Legal and policy


The management of biodiversity is currently provided for under a number of international frameworks.  The frameworks have been adopted in Kenya

Internationally the management of Biological diversity has a history dating back to the 70s and that history indicates that the management of biological diversity on the whole has been sectorial in nature in many of the countries including Kenya.  It has focussed on managing bio-diversity through the regulation of specific aspects of biological diversity.


  1. An early convention is the Convention on International Trade in Endangered Species known as CITES. CITES was adopted in 1974 in Washington DC.  It focuses on regulating cross-border trade on species which are in danger of extinction.
  2. The second Convention is the Ramsar Convention. This is a 1971 Convention adopted in  Ramsar, a city in Iran.  It is a convention on Wetlands of International importance as Waterfowl Habitat that protect  biological diversity.
  3. In 1992 the Convention on Biological Diversity (CBD) was adopted in Rio De Janeiro in Brazil.  It established a comprehensive framework for the management of Biological Diversity.

There are many other conventions and protocols which Kenya is party to they include:

  1. African Convention On The Conservation Of Nature And Natural Resources (1968)
  2. Convention on the Conservation of Migratory Species (CMS) (1979)
  3. World Heritage Convention,
  4. the Cartagena Protocol on Biosafety of  CBD
  5. Nagoya Protocol on access to genetic resources of CBD



The government of Kenya has enacted several policies and legislation to help streamline the activities of institutions which manage biodiversity resources ie address protection of individual species, the protection of ecosystems and also promote sustainable use of resources in Kenya.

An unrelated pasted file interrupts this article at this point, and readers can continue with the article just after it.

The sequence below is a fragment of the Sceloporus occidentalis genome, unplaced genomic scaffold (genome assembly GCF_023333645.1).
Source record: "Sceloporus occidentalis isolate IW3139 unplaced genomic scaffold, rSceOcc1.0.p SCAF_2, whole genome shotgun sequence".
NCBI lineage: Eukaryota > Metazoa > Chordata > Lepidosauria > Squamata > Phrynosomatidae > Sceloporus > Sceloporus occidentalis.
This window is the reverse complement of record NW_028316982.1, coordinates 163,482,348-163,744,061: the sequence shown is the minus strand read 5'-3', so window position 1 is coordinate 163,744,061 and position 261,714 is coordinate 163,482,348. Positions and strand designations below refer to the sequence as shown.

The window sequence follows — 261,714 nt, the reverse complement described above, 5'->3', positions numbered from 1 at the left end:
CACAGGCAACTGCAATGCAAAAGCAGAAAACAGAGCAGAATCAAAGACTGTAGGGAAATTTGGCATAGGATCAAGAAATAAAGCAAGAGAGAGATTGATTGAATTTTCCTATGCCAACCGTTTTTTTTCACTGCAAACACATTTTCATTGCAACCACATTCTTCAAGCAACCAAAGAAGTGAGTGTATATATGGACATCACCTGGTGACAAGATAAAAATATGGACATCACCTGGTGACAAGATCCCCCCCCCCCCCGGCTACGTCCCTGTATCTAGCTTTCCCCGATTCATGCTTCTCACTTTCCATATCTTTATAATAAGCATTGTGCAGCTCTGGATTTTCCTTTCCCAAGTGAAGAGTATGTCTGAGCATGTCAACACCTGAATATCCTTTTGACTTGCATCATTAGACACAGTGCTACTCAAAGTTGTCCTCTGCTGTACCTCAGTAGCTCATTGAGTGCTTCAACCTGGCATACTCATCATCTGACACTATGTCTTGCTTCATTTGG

Constitution of Kenya, 2010. Part 2. Environment and natural resources, Section 69. Obligations in respect of the environment

(a) ensure sustainable exploitation, utilisation, management and conservation of the environment and natural resources, and ensure the equitable sharing of the accruing benefits;

(b) work to achieve and maintain a tree cover of at least ten per cent of the land area of Kenya;

(c) protect and enhance intellectual property in, and indigenous knowledge of, biodiversity and the genetic resources of the communities;

(d) encourage public participation in the management, protection and conservation of the environment;

(e) protect genetic resources and biological diversity;

(f) establish systems of environmental impact assessment, environmental audit and monitoring of the environment;

(g) eliminate processes and activities that are likely to endanger the environment; and

(h) utilise the environment and natural resources for the benefit of the people of Kenya.

(2) Every person has a duty to cooperate with State organs and other persons to protect and conserve the environment and ensure ecologically sustainable development and use of natural resources.

Section 70. Enforcement of environmental rights

Section 71. Agreements relating to natural resources


Important Policies and Legislations framework

  1. The Wildlife Management Policy and Wildlife Conservation and Management Act, 2013. provide for the protection, conservation, sustainable use and management of wildlife in Kenya
  2. The Forest Policy and the Forest Conservation and Management Act, 2016. to give effect to Article 69 of the Constitution with regard to forest resources; to provide for the development and sustainable management, including conservation and rational utilization of all forest resources for the socio-economic development of the country
  3. Fisheries Management and Development Act, 2016 (No. 35 of 2016) provide for the conservation, management and development of fisheries and other aquatic resources to enhance the livelihood of communities dependent on fishing and to establish the Kenya Fisheries Services.
  4. Environmental Management and Co-ordination Act, 1999 (Cap. 387) provide for the establishment of an appropriate legal and institutional framework for the management of the environment